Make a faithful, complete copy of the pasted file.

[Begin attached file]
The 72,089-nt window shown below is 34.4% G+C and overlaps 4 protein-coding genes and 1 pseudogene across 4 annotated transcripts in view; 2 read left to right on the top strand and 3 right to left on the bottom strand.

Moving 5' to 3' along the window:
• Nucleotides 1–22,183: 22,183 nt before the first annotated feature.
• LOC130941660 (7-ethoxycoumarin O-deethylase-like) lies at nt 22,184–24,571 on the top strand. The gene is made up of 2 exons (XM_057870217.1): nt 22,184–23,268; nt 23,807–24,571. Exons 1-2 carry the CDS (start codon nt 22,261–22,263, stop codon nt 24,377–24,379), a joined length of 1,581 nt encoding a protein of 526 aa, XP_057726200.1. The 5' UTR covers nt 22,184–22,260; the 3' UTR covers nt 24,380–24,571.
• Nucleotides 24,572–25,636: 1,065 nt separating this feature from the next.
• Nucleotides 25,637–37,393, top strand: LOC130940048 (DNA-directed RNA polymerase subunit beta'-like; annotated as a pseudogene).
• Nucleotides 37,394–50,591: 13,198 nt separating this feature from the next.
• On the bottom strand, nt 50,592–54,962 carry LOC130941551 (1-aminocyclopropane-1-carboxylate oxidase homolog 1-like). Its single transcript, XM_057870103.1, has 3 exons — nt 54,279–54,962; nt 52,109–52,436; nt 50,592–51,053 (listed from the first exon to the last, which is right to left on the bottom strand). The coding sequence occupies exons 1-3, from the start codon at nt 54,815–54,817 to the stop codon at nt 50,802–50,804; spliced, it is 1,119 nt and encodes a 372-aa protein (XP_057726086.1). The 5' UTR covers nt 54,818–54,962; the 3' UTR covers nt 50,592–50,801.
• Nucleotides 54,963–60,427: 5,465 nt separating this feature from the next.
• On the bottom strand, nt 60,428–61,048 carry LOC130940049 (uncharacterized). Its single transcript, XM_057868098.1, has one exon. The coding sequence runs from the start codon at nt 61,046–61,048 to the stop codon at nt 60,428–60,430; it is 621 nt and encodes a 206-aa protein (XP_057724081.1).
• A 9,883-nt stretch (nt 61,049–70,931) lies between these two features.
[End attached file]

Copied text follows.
The 72,089-nt window shown below is 34.4% G+C and overlaps 4 protein-coding genes and 1 pseudogene across 4 annotated transcripts in view; 2 read left to right on the top strand and 3 right to left on the bottom strand.

Moving 5' to 3' along the window:
• Nucleotides 1–22,183: 22,183 nt before the first annotated feature.
• LOC130941660 (7-ethoxycoumarin O-deethylase-like) lies at nt 22,184–24,571 on the top strand. The gene is made up of 2 exons (XM_057870217.1): nt 22,184–23,268; nt 23,807–24,571. Exons 1-2 carry the CDS (start codon nt 22,261–22,263, stop codon nt 24,377–24,379), a joined length of 1,581 nt encoding a protein of 526 aa, XP_057726200.1. The 5' UTR covers nt 22,184–22,260; the 3' UTR covers nt 24,380–24,571.
• Nucleotides 24,572–25,636: 1,065 nt separating this feature from the next.
• Nucleotides 25,637–37,393, top strand: LOC130940048 (DNA-directed RNA polymerase subunit beta'-like; annotated as a pseudogene).
• Nucleotides 37,394–50,591: 13,198 nt separating this feature from the next.
• On the bottom strand, nt 50,592–54,962 carry LOC130941551 (1-aminocyclopropane-1-carboxylate oxidase homolog 1-like). Its single transcript, XM_057870103.1, has 3 exons — nt 54,279–54,962; nt 52,109–52,436; nt 50,592–51,053 (listed from the first exon to the last, which is right to left on the bottom strand). The coding sequence occupies exons 1-3, from the start codon at nt 54,815–54,817 to the stop codon at nt 50,802–50,804; spliced, it is 1,119 nt and encodes a 372-aa protein (XP_057726086.1). The 5' UTR covers nt 54,818–54,962; the 3' UTR covers nt 50,592–50,801.
• Nucleotides 54,963–60,427: 5,465 nt separating this feature from the next.
• On the bottom strand, nt 60,428–61,048 carry LOC130940049 (uncharacterized). Its single transcript, XM_057868098.1, has one exon. The coding sequence runs from the start codon at nt 61,046–61,048 to the stop codon at nt 60,428–60,430; it is 621 nt and encodes a 206-aa protein (XP_057724081.1).
• A 9,883-nt stretch (nt 61,049–70,931) lies between these two features.